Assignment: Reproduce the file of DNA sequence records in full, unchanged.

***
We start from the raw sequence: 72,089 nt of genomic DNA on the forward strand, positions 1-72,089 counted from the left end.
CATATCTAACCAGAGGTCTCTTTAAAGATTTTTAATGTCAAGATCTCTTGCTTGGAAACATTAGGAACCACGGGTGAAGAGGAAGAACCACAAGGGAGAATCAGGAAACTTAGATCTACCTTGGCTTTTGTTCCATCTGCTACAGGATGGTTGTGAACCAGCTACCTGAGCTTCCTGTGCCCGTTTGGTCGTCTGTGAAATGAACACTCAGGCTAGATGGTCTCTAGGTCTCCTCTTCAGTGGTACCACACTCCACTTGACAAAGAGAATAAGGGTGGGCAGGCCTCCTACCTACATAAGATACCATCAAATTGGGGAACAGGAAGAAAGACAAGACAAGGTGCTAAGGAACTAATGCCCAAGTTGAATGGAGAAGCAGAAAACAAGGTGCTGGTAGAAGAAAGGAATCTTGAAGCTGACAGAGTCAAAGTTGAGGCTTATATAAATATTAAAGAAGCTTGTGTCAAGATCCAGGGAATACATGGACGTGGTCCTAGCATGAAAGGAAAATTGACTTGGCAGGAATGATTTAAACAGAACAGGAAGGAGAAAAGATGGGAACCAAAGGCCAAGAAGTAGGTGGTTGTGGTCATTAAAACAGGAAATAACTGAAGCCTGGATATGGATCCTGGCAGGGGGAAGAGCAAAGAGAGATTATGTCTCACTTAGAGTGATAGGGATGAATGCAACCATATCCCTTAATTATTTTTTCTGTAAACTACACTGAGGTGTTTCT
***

We start from the raw sequence: 72,089 nt of genomic DNA on the forward strand, positions 1-72,089 counted from the left end.
CATATCTAACCAGAGGTCTCTTTAAAGATTTTTAATGTCAAGATCTCTTGCTTGGAAACATTAGGAACCACGGGTGAAGAGGAAGAACCACAAGGGAGAATCAGGAAACTTAGATCTACCTTGGCTTTTGTTCCATCTGCTACAGGATGGTTGTGAACCAGCTACCTGAGCTTCCTGTGCCCGTTTGGTCGTCTGTGAAATGAACACTCAGGCTAGATGGTCTCTAGGTCTCCTCTTCAGTGGTACCACACTCCACTTGACAAAGAGAATAAGGGTGGGCAGGCCTCCTACCTACATAAGATACCATCAAATTGGGGAACAGGAAGAAAGACAAGACAAGGTGCTAAGGAACTAATGCCCAAGTTGAATGGAGAAGCAGAAAACAAGGTGCTGGTAGAAGAAAGGAATCTTGAAGCTGACAGAGTCAAAGTTGAGGCTTATATAAATATTAAAGAAGCTTGTGTCAAGATCCAGGGAATACATGGACGTGGTCCTAGCATGAAAGGAAAATTGACTTGGCAGGAATGATTTAAACAGAACAGGAAGGAGAAAAGATGGGAACCAAAGGCCAAGAAGTAGGTGGTTGTGGTCATTAAAACAGGAAATAACTGAAGCCTGGATATGGATCCTGGCAGGGGGAAGAGCAAAGAGAGATTATGTCTCACTTAGAGTGATAGGGATGAATGCAACCATATCCCTTAATTATTTTTTCTGTAAACTACACTGAGGTGTTTCT